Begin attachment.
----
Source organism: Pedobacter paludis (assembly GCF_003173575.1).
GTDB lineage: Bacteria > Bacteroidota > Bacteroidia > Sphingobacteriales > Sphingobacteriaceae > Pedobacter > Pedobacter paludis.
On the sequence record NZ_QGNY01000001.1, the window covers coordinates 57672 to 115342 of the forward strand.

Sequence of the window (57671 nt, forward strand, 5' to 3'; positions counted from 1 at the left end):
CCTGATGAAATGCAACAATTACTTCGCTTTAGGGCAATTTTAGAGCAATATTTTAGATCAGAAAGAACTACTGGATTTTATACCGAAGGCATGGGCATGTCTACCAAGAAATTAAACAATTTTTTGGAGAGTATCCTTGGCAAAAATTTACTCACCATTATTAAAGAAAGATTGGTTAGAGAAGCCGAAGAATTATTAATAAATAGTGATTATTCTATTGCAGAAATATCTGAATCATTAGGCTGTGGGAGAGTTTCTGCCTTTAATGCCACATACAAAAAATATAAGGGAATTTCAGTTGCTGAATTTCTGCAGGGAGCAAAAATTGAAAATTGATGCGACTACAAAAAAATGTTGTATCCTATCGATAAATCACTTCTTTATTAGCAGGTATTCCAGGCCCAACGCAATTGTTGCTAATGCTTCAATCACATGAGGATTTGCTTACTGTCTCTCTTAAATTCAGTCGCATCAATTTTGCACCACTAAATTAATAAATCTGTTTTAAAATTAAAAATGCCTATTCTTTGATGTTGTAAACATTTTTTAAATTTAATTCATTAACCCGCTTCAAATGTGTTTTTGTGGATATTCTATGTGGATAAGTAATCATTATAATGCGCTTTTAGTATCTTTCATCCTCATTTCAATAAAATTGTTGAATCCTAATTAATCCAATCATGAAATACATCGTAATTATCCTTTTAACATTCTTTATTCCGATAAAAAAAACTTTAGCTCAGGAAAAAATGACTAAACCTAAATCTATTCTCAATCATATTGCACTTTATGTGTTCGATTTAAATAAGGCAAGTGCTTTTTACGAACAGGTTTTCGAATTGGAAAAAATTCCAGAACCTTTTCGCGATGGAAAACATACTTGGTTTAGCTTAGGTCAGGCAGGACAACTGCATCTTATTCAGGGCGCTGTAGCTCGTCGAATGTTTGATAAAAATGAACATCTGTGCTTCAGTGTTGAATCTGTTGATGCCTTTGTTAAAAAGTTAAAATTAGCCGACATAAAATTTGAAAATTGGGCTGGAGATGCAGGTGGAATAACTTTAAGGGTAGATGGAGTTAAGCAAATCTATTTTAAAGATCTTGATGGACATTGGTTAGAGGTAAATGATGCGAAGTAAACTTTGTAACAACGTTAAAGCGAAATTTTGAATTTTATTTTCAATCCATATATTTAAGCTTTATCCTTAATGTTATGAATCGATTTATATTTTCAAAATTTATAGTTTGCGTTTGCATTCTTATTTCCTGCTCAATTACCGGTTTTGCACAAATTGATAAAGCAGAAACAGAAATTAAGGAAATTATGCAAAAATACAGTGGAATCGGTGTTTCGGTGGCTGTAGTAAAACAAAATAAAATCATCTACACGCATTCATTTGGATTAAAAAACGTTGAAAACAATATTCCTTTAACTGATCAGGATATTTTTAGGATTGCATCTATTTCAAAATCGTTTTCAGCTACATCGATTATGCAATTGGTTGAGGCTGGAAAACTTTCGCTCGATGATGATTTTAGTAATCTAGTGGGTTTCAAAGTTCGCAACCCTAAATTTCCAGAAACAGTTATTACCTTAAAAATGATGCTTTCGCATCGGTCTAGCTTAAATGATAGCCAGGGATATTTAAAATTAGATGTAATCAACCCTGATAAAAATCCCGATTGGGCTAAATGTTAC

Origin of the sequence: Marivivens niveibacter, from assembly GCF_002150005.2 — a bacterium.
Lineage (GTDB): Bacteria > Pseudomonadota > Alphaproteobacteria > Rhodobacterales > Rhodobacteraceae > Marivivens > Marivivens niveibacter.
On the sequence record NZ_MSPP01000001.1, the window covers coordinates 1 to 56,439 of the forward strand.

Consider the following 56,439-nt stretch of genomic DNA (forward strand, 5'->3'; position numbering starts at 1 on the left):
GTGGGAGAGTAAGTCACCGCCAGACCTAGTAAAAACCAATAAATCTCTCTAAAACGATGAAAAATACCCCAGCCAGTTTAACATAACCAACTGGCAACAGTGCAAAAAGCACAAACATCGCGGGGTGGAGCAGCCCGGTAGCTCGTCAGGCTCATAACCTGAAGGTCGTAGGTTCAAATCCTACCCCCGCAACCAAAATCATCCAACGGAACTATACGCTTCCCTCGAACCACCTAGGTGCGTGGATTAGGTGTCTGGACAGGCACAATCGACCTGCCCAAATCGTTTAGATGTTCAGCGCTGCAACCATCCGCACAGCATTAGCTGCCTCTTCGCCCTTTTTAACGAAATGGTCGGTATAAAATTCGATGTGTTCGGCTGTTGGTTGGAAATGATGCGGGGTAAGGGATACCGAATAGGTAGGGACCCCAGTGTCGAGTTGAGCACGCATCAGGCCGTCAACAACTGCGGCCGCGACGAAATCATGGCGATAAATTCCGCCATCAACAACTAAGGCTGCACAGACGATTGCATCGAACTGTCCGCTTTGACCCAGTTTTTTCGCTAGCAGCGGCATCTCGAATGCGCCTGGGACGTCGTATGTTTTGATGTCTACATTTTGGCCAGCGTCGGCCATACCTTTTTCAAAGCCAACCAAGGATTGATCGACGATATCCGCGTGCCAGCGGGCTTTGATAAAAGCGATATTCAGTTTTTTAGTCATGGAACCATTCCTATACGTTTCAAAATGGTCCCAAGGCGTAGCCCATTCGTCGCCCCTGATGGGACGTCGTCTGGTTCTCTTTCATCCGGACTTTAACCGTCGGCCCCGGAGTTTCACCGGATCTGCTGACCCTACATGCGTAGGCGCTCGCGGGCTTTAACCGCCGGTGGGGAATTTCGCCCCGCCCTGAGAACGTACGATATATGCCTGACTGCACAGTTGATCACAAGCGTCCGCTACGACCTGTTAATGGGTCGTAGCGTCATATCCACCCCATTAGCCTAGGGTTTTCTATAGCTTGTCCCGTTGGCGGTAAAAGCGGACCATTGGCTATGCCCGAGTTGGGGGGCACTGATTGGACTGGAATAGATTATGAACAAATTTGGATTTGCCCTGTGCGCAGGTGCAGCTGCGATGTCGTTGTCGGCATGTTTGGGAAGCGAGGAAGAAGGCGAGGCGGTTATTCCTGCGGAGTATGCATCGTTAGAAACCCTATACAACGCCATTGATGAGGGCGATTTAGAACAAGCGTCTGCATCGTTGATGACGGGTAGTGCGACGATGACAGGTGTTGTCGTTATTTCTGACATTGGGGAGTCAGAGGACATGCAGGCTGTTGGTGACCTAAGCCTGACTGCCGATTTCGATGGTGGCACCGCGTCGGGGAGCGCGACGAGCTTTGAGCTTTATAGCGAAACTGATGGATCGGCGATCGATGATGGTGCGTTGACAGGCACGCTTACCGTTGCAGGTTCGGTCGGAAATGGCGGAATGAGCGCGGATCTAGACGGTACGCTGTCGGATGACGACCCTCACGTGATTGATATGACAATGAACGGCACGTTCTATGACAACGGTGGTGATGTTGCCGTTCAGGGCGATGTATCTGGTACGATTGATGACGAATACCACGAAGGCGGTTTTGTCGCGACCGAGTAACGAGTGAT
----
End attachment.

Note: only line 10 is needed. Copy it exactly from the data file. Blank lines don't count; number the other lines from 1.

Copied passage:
GTGGGAGAGTAAGTCACCGCCAGACCTAGTAAAAACCAATAAATCTCTCTAAAACGATGAAAAATACCCCAGCCAGTTTAACATAACCAACTGGCAACAGTGCAAAAAGCACAAACATCGCGGGGTGGAGCAGCCCGGTAGCTCGTCAGGCTCATAACCTGAAGGTCGTAGGTTCAAATCCTACCCCCGCAACCAAAATCATCCAACGGAACTATACGCTTCCCTCGAACCACCTAGGTGCGTGGATTAGGTGTCTGGACAGGCACAATCGACCTGCCCAAATCGTTTAGATGTTCAGCGCTGCAACCATCCGCACAGCATTAGCTGCCTCTTCGCCCTTTTTAACGAAATGGTCGGTATAAAATTCGATGTGTTCGGCTGTTGGTTGGAAATGATGCGGGGTAAGGGATACCGAATAGGTAGGGACCCCAGTGTCGAGTTGAGCACGCATCAGGCCGTCAACAACTGCGGCCGCGACGAAATCATGGCGATAAATTCCGCCATCAACAACTAAGGCTGCACAGACGATTGCATCGAACTGTCCGCTTTGACCCAGTTTTTTCGCTAGCAGCGGCATCTCGAATGCGCCTGGGACGTCGTATGTTTTGATGTCTACATTTTGGCCAGCGTCGGCCATACCTTTTTCAAAGCCAACCAAGGATTGATCGACGATATCCGCGTGCCAGCGGGCTTTGATAAAAGCGATATTCAGTTTTTTAGTCATGGAACCATTCCTATACGTTTCAAAATGGTCCCAAGGCGTAGCCCATTCGTCGCCCCTGATGGGACGTCGTCTGGTTCTCTTTCATCCGGACTTTAACCGTCGGCCCCGGAGTTTCACCGGATCTGCTGACCCTACATGCGTAGGCGCTCGCGGGCTTTAACCGCCGGTGGGGAATTTCGCCCCGCCCTGAGAACGTACGATATATGCCTGACTGCACAGTTGATCACAAGCGTCCGCTACGACCTGTTAATGGGTCGTAGCGTCATATCCACCCCATTAGCCTAGGGTTTTCTATAGCTTGTCCCGTTGGCGGTAAAAGCGGACCATTGGCTATGCCCGAGTTGGGGGGCACTGATTGGACTGGAATAGATTATGAACAAATTTGGATTTGCCCTGTGCGCAGGTGCAGCTGCGATGTCGTTGTCGGCATGTTTGGGAAGCGAGGAAGAAGGCGAGGCGGTTATTCCTGCGGAGTATGCATCGTTAGAAACCCTATACAACGCCATTGATGAGGGCGATTTAGAACAAGCGTCTGCATCGTTGATGACGGGTAGTGCGACGATGACAGGTGTTGTCGTTATTTCTGACATTGGGGAGTCAGAGGACATGCAGGCTGTTGGTGACCTAAGCCTGACTGCCGATTTCGATGGTGGCACCGCGTCGGGGAGCGCGACGAGCTTTGAGCTTTATAGCGAAACTGATGGATCGGCGATCGATGATGGTGCGTTGACAGGCACGCTTACCGTTGCAGGTTCGGTCGGAAATGGCGGAATGAGCGCGGATCTAGACGGTACGCTGTCGGATGACGACCCTCACGTGATTGATATGACAATGAACGGCACGTTCTATGACAACGGTGGTGATGTTGCCGTTCAGGGCGATGTATCTGGTACGATTGATGACGAATACCACGAAGGCGGTTTTGTCGCGACCGAGTAACGAGTGAT